New Delhi, Sep 11: The Supreme Court Tuesday said there can be no blanket guidelines to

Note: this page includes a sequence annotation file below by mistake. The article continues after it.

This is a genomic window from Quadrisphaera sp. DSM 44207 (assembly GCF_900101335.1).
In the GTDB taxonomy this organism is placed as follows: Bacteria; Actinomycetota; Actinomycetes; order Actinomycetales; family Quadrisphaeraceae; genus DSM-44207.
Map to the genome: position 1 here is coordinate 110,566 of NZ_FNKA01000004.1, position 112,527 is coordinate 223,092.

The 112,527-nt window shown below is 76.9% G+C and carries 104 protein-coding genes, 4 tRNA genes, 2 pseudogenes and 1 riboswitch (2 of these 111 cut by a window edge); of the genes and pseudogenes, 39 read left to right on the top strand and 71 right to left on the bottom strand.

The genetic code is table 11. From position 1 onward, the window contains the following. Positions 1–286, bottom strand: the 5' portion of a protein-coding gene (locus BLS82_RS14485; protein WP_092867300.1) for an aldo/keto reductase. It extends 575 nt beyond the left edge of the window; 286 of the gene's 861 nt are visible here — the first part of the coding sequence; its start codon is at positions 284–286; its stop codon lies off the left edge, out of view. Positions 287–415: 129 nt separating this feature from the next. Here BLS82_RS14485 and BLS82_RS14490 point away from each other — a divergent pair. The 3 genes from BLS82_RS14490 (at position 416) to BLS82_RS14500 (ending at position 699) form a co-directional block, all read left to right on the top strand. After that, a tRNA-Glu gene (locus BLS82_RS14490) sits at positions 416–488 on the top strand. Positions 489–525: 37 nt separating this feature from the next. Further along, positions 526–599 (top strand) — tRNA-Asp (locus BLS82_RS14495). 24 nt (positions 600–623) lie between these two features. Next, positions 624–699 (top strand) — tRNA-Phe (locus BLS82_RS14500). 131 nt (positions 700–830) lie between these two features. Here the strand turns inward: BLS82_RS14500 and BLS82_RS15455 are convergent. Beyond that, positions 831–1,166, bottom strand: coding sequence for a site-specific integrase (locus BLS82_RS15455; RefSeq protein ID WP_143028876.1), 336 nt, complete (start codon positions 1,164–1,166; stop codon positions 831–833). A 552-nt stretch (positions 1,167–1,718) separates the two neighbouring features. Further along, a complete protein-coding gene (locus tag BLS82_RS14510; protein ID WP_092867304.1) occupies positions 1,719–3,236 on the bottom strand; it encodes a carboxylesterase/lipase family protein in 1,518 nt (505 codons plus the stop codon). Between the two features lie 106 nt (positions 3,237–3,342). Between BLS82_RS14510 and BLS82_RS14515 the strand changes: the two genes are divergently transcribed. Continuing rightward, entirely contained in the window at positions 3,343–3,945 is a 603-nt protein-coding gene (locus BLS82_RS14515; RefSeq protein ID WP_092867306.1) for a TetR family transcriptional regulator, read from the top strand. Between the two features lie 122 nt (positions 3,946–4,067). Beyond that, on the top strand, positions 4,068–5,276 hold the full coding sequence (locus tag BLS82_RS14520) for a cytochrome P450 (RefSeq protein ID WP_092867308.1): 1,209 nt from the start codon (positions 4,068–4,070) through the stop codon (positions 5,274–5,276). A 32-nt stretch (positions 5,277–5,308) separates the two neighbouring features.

regulate media reporting of sub-judice matters across the board but postponement of reporting could be sought in specific cases. "No guidelines can be framed across the board to regulate media reporting of sub-judice matters," Chief Justice S.H. Kapadia, heading a constitution bench, said while pronouncing the verdict. "Finding an acceptable constitutional balance between free press and administration of justice is a difficult task in every legal system," he said. However, any aggrieved person apprehending prejudice can move the competent court seeking the postponement of reporting by media in specific cases, Kapadia added. The court, however, clarified that any such order will be of short duration - subject to the principle of necessity and proportionality. The court said that such an order will be "preventive and not punitive" action. The court said it was issuing the directions to balance the right of media to report and that of litigants to a fair trial. Besides Chief Justice Kapadia, other judges on the bench included Justice D.K. Jain, Justice S.S. Nijjar, Justice Ranjana Prakash Desai and Justice J.S. Khehar. The court said a postponement order would not only safeguard fairness of trial or connected proceedings but also prevents possible contempt by the media. "The principle underlying postponement orders is that it prevents possible contempt," the court said. "Before passing postponement orders, courts should look at the content of the offending publication (as alleged) and its effect. Such postponement orders operate on actual publication. Such orders direct postponement of the publication for a limited period," the court said. The court said that the right to freedom of speech, including media reporting, under the constitution was not an absolute right and was subject to classification and the test of reasonableness. "Right to freedom of expression under the First Amendment in the US is absolute which is not so under the Indian constitution in view of such right getting restricted by the test of reasonableness and in view of the heads of restrictions under Article 19(2)," the judgment said. Referring to the contention that restricting media or postponing the media reporting of a case was contrary to open justice, the court said: "Thus, the principle of open justice is not absolute. There can be exceptions in the interest of administration of justice." Pointing to the powers of court in directing media to postpone reporting of a sub-judice matter, the judges said: "In most jurisdictions there is power in the courts to postpone reporting of judicial proceedings in the interest of administration of justice. Under Article 19(2) of the constitution, law in relation to contempt of court, is a reasonable restriction." The court said the aggrieved litigant can obtain the order or postponement on case-to-case basis only by moving either the Supreme Court or a high court which, in turn, may restrain the media from reporting a particular case for a limited period. The court was hearing an application by the real estate arm of Sahara group of companies after a Feb 7 personal letter written by its counsel Fali Nariman to Securities and Exchange Board of India (SEBI) counsel. The letter contained a proposal for securing money that two Sahara real estate companies had mopped up from the market. A news was telecast by a news channel on the issue Feb 10, day before the hearing of the matter in the court. Nariman took exception to this and submitted that disclosure to the media was by the SEBI in breach of confidentiality, a charge denied by the market regulator's counsel. Sahara later moved an application seeking framing of guidelines on reporting, including by electronic media, of the sub-judice matter.